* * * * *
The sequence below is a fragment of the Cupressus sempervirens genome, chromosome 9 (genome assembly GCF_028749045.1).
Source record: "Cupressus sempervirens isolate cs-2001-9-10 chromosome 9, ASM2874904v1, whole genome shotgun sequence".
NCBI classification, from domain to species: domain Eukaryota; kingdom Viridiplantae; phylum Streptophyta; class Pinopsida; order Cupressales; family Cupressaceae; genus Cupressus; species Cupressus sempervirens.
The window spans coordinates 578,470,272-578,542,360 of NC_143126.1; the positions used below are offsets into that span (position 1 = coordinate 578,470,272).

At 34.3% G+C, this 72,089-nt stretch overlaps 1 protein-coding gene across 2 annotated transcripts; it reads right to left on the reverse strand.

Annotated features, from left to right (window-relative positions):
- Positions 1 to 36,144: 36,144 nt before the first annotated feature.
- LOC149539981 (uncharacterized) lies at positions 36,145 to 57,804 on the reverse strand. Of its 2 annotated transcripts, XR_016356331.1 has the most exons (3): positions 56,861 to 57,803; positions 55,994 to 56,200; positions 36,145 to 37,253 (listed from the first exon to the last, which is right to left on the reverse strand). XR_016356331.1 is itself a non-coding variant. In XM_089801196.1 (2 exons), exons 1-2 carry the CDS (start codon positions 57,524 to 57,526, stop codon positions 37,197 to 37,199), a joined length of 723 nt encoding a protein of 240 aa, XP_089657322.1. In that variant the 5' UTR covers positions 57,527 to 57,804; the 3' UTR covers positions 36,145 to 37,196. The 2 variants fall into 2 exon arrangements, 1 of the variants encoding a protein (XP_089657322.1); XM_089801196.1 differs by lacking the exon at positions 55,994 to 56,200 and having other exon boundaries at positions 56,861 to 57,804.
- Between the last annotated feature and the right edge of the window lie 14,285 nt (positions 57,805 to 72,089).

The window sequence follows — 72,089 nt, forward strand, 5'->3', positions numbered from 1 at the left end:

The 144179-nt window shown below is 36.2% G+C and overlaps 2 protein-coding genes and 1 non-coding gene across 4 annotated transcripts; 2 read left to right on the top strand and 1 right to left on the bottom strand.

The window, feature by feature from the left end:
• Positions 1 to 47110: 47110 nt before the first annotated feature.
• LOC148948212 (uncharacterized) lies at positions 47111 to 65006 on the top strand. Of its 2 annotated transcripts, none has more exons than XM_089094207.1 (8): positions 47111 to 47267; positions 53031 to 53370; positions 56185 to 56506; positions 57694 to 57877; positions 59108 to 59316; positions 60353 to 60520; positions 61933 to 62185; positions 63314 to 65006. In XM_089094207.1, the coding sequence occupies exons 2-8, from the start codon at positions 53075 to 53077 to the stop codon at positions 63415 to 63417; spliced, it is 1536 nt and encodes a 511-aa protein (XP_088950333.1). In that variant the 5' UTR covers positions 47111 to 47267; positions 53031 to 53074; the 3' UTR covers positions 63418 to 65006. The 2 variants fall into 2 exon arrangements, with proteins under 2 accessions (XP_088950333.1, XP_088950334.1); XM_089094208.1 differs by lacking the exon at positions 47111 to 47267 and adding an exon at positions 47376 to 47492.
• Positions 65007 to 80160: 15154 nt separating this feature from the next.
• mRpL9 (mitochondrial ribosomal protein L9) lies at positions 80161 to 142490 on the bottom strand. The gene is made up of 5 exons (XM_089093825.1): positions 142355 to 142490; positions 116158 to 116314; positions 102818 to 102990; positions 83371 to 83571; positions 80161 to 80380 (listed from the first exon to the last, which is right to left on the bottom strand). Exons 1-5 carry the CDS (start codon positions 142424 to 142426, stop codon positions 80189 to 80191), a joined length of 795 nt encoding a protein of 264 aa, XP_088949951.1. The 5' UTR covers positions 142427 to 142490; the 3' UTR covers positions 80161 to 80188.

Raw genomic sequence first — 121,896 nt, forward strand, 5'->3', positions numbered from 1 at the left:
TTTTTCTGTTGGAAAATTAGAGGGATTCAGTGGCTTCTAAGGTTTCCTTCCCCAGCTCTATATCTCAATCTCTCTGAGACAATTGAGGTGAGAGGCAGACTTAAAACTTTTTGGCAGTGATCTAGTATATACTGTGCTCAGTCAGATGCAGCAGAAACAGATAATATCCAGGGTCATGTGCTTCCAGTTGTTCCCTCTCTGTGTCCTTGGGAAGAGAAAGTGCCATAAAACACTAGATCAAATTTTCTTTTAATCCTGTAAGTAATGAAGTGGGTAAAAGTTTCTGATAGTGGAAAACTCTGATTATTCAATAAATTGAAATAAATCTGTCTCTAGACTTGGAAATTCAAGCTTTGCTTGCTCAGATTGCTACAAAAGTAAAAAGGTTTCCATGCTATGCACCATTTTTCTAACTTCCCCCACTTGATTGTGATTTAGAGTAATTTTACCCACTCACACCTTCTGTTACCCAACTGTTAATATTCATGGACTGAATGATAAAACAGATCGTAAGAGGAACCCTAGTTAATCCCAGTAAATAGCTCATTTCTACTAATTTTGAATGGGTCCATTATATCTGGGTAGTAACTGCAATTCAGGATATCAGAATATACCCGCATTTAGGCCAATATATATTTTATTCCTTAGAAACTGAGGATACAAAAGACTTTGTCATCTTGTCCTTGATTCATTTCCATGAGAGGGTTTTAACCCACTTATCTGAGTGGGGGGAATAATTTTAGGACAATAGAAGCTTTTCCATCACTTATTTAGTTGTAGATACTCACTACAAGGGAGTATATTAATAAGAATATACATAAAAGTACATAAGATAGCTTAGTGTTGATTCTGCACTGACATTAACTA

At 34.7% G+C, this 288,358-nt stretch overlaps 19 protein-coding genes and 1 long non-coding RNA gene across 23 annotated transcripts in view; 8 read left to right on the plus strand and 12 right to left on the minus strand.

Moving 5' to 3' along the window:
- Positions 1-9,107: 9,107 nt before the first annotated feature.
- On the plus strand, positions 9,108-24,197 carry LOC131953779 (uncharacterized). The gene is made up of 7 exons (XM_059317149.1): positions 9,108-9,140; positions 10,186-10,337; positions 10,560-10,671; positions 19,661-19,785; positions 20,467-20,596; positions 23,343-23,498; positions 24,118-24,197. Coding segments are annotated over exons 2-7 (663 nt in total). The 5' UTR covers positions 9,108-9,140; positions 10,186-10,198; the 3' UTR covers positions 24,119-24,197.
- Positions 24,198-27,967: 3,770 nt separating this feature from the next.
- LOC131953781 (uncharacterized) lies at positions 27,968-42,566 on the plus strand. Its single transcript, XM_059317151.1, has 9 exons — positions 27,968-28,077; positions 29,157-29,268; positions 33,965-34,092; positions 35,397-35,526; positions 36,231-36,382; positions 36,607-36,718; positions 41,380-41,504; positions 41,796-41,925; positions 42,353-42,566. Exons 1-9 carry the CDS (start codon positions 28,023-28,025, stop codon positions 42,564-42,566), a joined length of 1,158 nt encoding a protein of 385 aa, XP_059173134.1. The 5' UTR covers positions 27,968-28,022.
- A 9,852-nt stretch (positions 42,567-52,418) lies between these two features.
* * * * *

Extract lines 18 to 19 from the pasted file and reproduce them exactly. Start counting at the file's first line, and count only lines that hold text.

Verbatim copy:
TTTTTCTGTTGGAAAATTAGAGGGATTCAGTGGCTTCTAAGGTTTCCTTCCCCAGCTCTATATCTCAATCTCTCTGAGACAATTGAGGTGAGAGGCAGACTTAAAACTTTTTGGCAGTGATCTAGTATATACTGTGCTCAGTCAGATGCAGCAGAAACAGATAATATCCAGGGTCATGTGCTTCCAGTTGTTCCCTCTCTGTGTCCTTGGGAAGAGAAAGTGCCATAAAACACTAGATCAAATTTTCTTTTAATCCTGTAAGTAATGAAGTGGGTAAAAGTTTCTGATAGTGGAAAACTCTGATTATTCAATAAATTGAAATAAATCTGTCTCTAGACTTGGAAATTCAAGCTTTGCTTGCTCAGATTGCTACAAAAGTAAAAAGGTTTCCATGCTATGCACCATTTTTCTAACTTCCCCCACTTGATTGTGATTTAGAGTAATTTTACCCACTCACACCTTCTGTTACCCAACTGTTAATATTCATGGACTGAATGATAAAACAGATCGTAAGAGGAACCCTAGTTAATCCCAGTAAATAGCTCATTTCTACTAATTTTGAATGGGTCCATTATATCTGGGTAGTAACTGCAATTCAGGATATCAGAATATACCCGCATTTAGGCCAATATATATTTTATTCCTTAGAAACTGAGGATACAAAAGACTTTGTCATCTTGTCCTTGATTCATTTCCATGAGAGGGTTTTAACCCACTTATCTGAGTGGGGGGAATAATTTTAGGACAATAGAAGCTTTTCCATCACTTATTTAGTTGTAGATACTCACTACAAGGGAGTATATTAATAAGAATATACATAAAAGTACATAAGATAGCTTAGTGTTGATTCTGCACTGACATTAACTA

At 34.7% G+C, this 288,358-nt stretch overlaps 19 protein-coding genes and 1 long non-coding RNA gene across 23 annotated transcripts in view; 8 read left to right on the plus strand and 12 right to left on the minus strand.